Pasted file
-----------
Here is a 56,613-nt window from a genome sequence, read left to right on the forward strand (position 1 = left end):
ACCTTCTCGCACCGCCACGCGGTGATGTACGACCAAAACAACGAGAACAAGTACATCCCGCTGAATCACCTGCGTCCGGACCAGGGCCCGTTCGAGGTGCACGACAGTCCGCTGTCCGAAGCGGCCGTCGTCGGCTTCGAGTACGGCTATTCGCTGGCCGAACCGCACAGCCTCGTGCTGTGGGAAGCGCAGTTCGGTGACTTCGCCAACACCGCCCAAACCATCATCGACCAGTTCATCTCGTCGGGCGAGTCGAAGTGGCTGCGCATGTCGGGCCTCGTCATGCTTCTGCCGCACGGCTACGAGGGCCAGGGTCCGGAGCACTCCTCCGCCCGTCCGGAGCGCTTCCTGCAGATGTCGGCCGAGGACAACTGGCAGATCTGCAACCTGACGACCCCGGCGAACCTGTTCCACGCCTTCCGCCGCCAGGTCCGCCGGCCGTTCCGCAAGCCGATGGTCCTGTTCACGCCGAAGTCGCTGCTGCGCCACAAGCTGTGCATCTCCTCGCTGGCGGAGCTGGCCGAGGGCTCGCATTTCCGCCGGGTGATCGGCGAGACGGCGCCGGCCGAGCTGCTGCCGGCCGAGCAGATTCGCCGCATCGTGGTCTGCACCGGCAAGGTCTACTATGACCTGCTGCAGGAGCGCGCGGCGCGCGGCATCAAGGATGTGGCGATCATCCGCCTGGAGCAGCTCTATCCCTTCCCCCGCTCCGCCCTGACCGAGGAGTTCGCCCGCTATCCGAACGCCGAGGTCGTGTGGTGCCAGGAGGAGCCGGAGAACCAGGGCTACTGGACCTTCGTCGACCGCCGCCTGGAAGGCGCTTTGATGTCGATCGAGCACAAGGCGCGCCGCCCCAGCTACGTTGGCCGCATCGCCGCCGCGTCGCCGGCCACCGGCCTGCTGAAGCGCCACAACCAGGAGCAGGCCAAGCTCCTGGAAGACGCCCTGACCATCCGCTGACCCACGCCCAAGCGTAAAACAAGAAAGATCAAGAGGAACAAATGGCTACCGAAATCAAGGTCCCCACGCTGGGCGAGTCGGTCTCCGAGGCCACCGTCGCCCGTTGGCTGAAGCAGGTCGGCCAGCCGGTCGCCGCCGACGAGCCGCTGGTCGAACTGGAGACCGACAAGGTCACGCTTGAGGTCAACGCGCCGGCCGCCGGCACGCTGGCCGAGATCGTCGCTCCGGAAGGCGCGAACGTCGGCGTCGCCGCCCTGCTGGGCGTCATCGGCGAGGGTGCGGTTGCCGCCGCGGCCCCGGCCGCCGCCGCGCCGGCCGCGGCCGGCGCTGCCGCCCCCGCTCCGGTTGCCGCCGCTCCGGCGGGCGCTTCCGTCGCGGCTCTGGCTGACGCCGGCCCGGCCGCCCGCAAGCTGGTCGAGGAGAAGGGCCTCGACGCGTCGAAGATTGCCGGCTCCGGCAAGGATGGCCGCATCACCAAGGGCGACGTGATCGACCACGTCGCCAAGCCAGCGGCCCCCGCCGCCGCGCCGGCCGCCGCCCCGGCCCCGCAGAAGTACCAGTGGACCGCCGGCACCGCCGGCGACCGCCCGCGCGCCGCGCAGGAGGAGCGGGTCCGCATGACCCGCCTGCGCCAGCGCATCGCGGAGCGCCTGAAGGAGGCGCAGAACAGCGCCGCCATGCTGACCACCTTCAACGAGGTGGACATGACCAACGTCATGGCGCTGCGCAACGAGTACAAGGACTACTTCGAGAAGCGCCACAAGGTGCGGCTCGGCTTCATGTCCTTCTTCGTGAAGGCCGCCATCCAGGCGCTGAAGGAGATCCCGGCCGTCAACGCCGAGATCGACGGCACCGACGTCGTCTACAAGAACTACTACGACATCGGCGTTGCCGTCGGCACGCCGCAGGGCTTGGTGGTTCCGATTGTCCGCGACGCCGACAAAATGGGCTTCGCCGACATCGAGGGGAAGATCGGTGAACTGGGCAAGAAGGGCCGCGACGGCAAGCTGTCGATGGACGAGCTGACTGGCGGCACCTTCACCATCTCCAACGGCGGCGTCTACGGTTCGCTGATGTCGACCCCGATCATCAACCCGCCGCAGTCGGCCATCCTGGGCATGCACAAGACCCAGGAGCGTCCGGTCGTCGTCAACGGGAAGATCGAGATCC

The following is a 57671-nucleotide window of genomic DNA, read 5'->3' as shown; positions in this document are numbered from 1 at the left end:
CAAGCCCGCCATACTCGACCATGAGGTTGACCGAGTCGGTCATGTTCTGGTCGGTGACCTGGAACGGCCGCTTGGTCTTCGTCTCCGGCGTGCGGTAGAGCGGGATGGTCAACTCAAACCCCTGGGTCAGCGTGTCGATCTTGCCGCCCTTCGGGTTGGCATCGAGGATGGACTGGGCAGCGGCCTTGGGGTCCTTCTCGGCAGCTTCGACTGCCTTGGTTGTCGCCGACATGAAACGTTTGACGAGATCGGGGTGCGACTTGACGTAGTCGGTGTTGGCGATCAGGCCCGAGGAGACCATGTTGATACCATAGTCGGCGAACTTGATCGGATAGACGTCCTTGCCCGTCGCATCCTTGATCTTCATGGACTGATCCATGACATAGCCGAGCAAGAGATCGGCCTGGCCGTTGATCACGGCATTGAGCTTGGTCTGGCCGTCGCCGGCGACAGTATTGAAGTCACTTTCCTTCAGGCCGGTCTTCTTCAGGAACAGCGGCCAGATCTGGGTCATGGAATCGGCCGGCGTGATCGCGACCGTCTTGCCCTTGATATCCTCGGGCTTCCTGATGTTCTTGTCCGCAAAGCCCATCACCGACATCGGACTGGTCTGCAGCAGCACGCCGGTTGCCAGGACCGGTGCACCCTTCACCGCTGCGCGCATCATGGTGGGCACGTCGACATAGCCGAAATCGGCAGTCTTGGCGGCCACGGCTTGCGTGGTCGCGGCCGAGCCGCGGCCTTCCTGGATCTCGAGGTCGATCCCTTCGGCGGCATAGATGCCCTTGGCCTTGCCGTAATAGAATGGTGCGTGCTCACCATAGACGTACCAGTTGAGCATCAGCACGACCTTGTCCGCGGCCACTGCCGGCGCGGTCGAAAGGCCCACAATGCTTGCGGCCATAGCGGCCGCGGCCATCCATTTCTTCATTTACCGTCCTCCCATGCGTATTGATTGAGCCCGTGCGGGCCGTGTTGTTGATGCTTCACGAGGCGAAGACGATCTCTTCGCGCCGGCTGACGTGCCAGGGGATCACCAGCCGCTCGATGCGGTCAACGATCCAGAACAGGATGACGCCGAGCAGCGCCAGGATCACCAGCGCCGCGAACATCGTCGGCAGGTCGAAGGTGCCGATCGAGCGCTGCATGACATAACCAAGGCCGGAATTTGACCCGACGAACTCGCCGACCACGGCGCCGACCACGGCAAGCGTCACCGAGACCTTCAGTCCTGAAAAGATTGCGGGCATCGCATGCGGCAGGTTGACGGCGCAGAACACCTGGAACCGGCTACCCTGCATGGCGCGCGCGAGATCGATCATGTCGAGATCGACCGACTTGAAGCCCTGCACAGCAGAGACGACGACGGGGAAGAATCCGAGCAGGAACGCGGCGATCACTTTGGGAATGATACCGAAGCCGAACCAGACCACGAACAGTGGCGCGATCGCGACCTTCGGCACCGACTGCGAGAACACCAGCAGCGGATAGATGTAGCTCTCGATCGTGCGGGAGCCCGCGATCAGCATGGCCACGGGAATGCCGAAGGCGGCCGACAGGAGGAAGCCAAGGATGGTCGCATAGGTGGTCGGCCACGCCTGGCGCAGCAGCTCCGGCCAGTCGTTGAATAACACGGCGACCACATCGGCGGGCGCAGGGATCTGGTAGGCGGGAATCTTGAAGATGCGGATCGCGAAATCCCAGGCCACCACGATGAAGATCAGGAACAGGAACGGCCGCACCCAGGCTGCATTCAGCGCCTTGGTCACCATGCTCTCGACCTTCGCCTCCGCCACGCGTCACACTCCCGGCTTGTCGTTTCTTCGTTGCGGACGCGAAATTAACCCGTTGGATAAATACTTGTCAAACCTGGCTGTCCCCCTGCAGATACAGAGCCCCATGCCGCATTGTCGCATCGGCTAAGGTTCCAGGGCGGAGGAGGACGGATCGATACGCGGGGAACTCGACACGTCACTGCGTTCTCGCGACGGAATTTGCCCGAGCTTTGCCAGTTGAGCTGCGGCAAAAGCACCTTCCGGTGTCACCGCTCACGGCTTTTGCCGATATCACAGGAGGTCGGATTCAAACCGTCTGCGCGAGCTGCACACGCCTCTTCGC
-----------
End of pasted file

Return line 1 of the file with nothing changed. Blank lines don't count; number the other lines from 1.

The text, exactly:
Here is a 56,613-nt window from a genome sequence, read left to right on the forward strand (position 1 = left end):